Bees are really amazing creatures. IF they survive winter, a big IF these days, their spring colony expansion is one of the incredible features of a bee colony. Given pollen, good enough weather to forage and a healthy population, the colony will expand from a cluster the size of a softball to a brood area of exercise ball proportions. It is an amazing growth to witness.
Before bees hunker down in the fall, they rear the bees that will rear the “fat” fall bees that suspend the aging process to enable them to live 6 months rather than 6 weeks. But there is winter attrition of numbers. By the spring season, 30,000 worker-strong fall colonies can be down to 10,000 (3 lbs) of adults. These adults need cover the expanding spring brood area. Bees measure day length and they know spring is coming even when the weather is rainy and cool. New pollen kicks off and sustains the growth but the bees will quickly use up their fall bee bread stores. Honey, stored from last season, supplies the energy for the busy workers.
Honey bees do not heat their entire hive, like we tend to do in our homes. They heat the spot where they are rearing brood. So their early spring shape is a softball – extending over 3-5 frames, often in the top box. Their amazing development will result in the that softball growing through intermediate sizes in 2-3 generations and before the blackberry flow, fully expanded colonies will have expanded to cover 12-16 frames in the brood area, covering an area the size of be exercise ball, perhaps an oval rather than perfectly round. Don’t neglect to add a super to spring colonies so incoming nectar doesn’t interfere with brood area expansion. Diagram of fully expanded spring colony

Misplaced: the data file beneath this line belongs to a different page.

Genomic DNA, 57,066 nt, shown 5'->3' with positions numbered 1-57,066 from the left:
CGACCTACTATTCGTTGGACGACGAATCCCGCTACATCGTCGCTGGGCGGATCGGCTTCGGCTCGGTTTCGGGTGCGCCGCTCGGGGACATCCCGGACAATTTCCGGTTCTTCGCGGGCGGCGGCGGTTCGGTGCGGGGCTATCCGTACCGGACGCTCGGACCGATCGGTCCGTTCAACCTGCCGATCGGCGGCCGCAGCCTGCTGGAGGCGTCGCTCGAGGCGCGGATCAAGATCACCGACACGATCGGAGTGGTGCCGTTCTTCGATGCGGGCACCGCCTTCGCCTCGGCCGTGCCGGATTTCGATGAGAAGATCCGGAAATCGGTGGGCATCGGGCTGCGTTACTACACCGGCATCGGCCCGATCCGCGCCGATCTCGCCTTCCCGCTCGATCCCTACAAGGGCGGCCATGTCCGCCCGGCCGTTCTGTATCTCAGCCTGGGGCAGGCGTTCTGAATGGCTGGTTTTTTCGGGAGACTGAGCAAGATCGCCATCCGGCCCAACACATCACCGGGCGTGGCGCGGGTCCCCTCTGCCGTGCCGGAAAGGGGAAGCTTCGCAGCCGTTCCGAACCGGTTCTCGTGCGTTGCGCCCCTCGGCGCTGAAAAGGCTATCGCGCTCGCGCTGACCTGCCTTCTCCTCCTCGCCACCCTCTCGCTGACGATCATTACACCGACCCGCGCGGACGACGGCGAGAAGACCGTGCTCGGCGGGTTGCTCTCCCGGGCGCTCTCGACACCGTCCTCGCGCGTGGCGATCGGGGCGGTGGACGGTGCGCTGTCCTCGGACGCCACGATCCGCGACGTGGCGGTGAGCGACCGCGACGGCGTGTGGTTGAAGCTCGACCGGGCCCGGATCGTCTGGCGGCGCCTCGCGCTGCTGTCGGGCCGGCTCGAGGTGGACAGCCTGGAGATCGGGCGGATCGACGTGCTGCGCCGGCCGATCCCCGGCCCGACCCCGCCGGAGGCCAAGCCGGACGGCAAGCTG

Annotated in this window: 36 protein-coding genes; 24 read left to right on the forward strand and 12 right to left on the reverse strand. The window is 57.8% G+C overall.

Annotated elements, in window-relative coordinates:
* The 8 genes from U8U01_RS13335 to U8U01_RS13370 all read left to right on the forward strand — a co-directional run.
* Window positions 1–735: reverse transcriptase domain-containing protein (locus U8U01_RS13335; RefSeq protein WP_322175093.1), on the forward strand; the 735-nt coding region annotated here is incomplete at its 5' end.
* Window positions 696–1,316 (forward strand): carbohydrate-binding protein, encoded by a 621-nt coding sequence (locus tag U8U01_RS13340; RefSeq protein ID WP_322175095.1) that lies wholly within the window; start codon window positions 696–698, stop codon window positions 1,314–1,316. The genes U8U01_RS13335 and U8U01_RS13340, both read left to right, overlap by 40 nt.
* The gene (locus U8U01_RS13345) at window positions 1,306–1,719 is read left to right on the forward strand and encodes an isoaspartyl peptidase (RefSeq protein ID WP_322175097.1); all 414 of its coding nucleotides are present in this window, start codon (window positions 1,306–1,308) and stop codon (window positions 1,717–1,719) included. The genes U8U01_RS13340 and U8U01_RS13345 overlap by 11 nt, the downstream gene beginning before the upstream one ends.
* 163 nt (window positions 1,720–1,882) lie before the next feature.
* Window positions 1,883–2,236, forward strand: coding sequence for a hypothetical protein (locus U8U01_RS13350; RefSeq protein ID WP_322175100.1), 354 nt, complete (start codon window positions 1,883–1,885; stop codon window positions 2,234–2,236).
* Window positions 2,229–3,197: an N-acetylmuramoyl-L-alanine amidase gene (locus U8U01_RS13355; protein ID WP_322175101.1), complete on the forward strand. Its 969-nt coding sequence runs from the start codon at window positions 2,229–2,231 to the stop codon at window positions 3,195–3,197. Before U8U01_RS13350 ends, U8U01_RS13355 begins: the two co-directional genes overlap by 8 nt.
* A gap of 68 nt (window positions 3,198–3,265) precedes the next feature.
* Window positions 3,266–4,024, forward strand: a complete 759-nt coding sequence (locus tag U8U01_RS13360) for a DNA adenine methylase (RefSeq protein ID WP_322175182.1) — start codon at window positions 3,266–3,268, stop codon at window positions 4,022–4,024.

Often bee colonies in the spring are living ‘on the edge’. They don’t have sufficient bee bread (and sometimes enough honey reserves) needed to drive colony growth. In fact, some areas have a spring dearth period after bees begin to expand and colonies perilously close to the edge may perish or suffer heavy brood loss when a string of cold, wet days keep them largely confined to their hive. Although there may be plentiful bloom, it is of no use if the foragers aren’t able to get out and collect.
We can read this rapid expansion in spring brood frames. The queen lays eggs in the center of the frame and when she returns she lays further outside the central core to expand the brood sphere size. This is clearly shown on frame here. Darker (older) capped brood) in first semi-circle and then she returned to lay more eggs to widen the semi-circle, the lighter (younger-aged) capped brood. The brood rearing sphere and cluster of adult bees expands from volleyball to basketball or beach ball size.
Newly emerged adults take up hive work, freeing ever more foragers to seek more plentiful nectar and pollen with the improving spring weather. IF they stay together (i.e. don’t swarm, a BIG IF), the colony is in line to store surplus honey. Proper bee stewardship means staying ahead of the bees, keeping ahead of supering and allowing brood sphere expansion so the bees don’t congest and start queen cells.
Spring Brood Expansion Frame